The Headphone connectors are soldered directly to the conductors of the cable. The splicing method used by other cable companies using a stock cable's connectors is a poor method. We have developed many of the hard to find connection options utilizing plastic injection molded connectors. Great expense has been taken to bring as many hard to find connection systems for the most popular headphones. If you can't find the connection system you desire please contact us.

The wire is soldered to the connector with Cardas silver solder. The overall quality of the materials used for the Black Dragon cables translates to durability and making sure your cable can perform at peak performance for longer than other, less efficient stock cables.

The Black Dragon is warm and smooth with a musical presentation. Copper strands enhance the body, shape, and immediacy of the music. The detail and expansiveness of the Black Dragon make it a flexible fit where a broad range of musical genres are played. It can also improve bass frequencies on bass-light headphones.

The smooth, musical quality makes it a perfect fit for headphones that tend to sound a bit edgy or bright. Despite its warmth, the Black Dragon does not have a laid back, lush sound. It is much closer to a neutral sound signature, making it a very natural sounding cable.

Pairs Well With:

  • -Focal Utopia
  • -Focal Stellia
  • -AKG K7##
  • -Sennheiser HD800S

Bronze Dragon

Bronze Dragon cables have 8 x 99.99998% UP-OCC Stranded Copper conductors per cable, surpassing our Black Dragon IEM headphone cable V1. Used in just the right ways and proportions, copper helps add warmth to expand and strengthen sound from bass guitars, cellos, and deep vocalists like Barry White.

Designed for portable headphones, this cable features a single-entry design for use with Sony WH1000-MX3, Sennheiser Momentum, and similar headphones from manufacturers like Bose, Ultrasone, and AKG.

The Bronze Dragon Portable cable is designed for listening on the go with headphones like the Sony WH-1000MX3, Sennheiser Momentum, and similar single entry connection headphones. The Bronze Dragon helps create a warmer presentation with bigger and fuller body, adding bottom end strength and muscle. Our new Dragon cable is musical without becoming lush or bloated and features a flexible cable that's perfect for on-the-go applications.

With a warm presentation, Bronze Dragon strengthens the bottom end without becoming bloated. Bass guitar and cello are full and immersive, creating a musical that's not too lush. The warmth and fullness of the Bronze Dragon create the muscle needed to round out a flat signature.

Pairs Well With:

  • -Sony WH-1000XM3
  • -Sennheiser Momentum
  • -Ultrasone ____
  • -_______________

Blue Dragon

The Blue Dragon headphone cable is a neutral and natural sounding cable which is great for vocal performances.

It is a good fit if you want to improve clarity and dynamics in your headphones and do not want to add coloration. Furthermore, if you do not want to tip the headphone forward or back, then the Blue Dragon is a wonderful choice.

The Blue Dragon Headphone Cable has been designed to match the Silver Dragon headphone cable but with a high purity copper conductor using the Ohno Continuous Casting Process. The Blue Dragon has the same geometry structure as the Silver Dragon only it uses UP-OCC pure copper. It is also the best bang for the buck custom headphone cable on the market today.

Each conductor of the Blue Dragon is made up of a special varying size stranding geometry. The copper stranding is mixed with Kevlar stranding to reinforce the conductor. This makes it stronger overall and less prone to failure due to the harsh constant flexing a headphone cable receives. The conductors are then surrounded by cotton and then a layer of Teflon tape.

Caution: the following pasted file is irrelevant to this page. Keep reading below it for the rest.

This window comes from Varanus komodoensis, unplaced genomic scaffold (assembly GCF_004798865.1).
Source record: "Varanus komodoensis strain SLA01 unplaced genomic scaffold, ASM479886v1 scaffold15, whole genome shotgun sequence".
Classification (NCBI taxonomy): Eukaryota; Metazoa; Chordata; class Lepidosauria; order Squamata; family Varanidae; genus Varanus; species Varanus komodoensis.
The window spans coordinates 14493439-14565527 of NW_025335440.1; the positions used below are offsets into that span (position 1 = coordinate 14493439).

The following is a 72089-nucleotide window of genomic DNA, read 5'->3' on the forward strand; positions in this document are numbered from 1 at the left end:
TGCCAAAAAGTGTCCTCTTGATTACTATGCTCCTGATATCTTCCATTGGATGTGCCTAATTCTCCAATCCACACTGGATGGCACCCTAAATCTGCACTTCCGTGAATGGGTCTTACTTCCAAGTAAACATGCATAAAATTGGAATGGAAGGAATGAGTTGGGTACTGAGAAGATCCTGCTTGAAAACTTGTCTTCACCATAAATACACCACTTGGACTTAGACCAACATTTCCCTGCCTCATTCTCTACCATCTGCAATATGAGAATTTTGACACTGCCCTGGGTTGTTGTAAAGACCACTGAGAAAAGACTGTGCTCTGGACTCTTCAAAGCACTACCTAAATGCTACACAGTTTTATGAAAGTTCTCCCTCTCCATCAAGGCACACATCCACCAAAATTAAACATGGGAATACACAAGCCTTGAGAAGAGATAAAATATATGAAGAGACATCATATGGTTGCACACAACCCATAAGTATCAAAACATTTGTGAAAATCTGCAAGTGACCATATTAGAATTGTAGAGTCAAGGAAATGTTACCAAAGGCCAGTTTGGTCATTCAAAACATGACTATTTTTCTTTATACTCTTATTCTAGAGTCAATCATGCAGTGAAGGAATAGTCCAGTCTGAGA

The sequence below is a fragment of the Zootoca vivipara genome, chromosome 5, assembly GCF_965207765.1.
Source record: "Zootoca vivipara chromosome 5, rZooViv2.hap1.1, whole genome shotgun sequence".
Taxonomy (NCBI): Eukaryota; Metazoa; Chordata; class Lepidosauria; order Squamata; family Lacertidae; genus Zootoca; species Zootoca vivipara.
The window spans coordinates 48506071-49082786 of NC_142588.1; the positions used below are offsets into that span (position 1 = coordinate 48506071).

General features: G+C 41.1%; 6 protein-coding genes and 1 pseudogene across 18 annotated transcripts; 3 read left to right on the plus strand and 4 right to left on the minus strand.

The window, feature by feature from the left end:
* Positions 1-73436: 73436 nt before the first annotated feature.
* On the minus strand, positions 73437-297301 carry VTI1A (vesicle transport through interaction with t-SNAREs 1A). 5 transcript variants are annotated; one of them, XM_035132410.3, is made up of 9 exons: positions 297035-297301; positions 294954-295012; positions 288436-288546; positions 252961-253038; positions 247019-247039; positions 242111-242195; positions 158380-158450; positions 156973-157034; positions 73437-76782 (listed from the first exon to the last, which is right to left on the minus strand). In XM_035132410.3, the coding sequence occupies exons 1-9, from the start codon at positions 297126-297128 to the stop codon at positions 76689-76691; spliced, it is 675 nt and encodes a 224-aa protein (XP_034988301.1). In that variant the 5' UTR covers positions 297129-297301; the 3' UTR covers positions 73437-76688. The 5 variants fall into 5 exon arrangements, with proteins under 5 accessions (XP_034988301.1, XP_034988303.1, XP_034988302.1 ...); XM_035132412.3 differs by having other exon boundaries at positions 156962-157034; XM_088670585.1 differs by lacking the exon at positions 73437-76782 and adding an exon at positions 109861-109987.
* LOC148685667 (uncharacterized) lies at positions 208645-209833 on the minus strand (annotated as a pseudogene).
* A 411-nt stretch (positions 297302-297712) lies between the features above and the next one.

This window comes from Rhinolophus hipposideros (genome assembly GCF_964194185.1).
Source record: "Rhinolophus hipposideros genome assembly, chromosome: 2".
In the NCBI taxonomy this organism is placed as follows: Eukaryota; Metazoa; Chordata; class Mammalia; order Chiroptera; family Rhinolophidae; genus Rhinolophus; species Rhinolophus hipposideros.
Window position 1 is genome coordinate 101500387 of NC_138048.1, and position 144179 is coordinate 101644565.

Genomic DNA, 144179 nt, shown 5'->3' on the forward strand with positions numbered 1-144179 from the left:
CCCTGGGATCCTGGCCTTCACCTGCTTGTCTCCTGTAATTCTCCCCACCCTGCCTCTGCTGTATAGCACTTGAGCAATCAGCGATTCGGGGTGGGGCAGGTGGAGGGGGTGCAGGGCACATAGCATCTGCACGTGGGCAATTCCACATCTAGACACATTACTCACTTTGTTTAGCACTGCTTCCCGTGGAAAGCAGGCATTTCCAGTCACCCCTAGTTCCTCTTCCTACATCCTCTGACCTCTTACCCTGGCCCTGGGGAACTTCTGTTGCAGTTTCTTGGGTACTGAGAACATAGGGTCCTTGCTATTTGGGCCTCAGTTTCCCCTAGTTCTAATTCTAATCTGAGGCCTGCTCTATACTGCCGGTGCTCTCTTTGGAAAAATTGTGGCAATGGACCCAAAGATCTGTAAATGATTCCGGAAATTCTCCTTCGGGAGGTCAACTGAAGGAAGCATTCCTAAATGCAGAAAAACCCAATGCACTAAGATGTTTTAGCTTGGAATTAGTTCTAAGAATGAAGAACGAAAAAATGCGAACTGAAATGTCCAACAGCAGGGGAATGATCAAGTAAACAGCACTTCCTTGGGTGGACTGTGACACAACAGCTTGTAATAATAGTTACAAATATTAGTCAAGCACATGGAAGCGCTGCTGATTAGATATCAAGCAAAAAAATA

This most recent version is now also shielded and placed in a polyethylene jacket for further protection. The Blue Dragon is also quieter than the previous version with no microphonics.

The Blue Dragon is our value full size headphone cable. Using copper strands, it combines the neutrality of the Black Dragon with the clarity of the Silver Dragon at a lower price point. The Blue Dragon is a good fit for improving dynamics without adding coloration. Its calm and neutral sound make it a great place to start with premium cables.

For example, the Sennheiser HD600 has long been one of the best headphones for classical music on the high-end headphone market due to it's smooth, warm sound signature. The HD600 is not as dark and laid back as the Sennheiser HD650 and so the neutrality of the Blue Dragon V3 is the better fit for the HD600 signature. It is a great cable for a wide variety of music genres.

If you are using a very warm tube amp and a forward headphone, the Blue Dragon is also a good choice to keep the sound signature the same. The Blue Dragon V3 is also the most flexible of the full-size headphone cables and makes a good choice for headphones that use a single entry connection point like many of the Ultrasone headphones.

This Blue Dragon headphone cable can be a replacement cable for Sennheiser HD800, HD650, HD600 and HD580 headphones or any other Sennheiser headphones that have the 2-pin connection system.

We also modify it for Ultrasone, Sony Qualia, and any other headphone that uses a connector attachment system. This headphone cable can also be hardwired to Grado's, and Audio Technica headphones. If it can be done, Moon Audio can modify it!

Moon Audio also recently added specialized Blue Dragon cables for Shure full size headphone models and the Sennheiser HD700.

Pairs Well With:

  • -Sennheiser HD 5, 6, 7, and 8 Series
  • -Ultrasone _____
  • -Sony Qualia
  • -Grado ______

Dragon USB Cables

In much the same way as the headphone cables, USB cables can adjust the sound signature of your digital music through USB audio transmission. Standard USB cables are not up to the task of large bit rate information. The materials of the Dragon USB cables are designed to handle large capacity data transfers with ease, ensuring that every bit of your high-resolution audio is being delivered to your high-fidelity system.